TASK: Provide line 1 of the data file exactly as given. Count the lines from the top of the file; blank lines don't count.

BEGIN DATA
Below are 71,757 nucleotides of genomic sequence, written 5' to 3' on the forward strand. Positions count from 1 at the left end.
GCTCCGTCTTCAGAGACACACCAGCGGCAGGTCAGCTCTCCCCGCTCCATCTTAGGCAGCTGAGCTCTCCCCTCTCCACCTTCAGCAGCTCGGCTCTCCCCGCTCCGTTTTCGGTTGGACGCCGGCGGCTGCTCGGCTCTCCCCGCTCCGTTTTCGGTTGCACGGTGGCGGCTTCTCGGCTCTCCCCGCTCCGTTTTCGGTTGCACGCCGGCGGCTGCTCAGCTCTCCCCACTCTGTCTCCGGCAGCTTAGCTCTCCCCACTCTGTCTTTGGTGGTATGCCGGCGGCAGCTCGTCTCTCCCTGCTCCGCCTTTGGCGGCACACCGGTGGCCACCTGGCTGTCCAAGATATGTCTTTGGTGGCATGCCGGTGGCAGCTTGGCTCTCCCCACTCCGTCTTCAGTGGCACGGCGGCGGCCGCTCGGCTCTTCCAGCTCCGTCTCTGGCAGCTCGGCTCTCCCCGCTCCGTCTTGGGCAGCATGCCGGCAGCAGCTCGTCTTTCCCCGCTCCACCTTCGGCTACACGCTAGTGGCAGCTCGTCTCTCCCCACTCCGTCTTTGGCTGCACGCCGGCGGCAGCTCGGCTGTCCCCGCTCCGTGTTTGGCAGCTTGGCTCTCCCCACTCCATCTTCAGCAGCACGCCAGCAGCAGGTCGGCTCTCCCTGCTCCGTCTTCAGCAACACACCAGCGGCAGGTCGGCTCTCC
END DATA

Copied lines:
Below are 71,757 nucleotides of genomic sequence, written 5' to 3' on the forward strand. Positions count from 1 at the left end.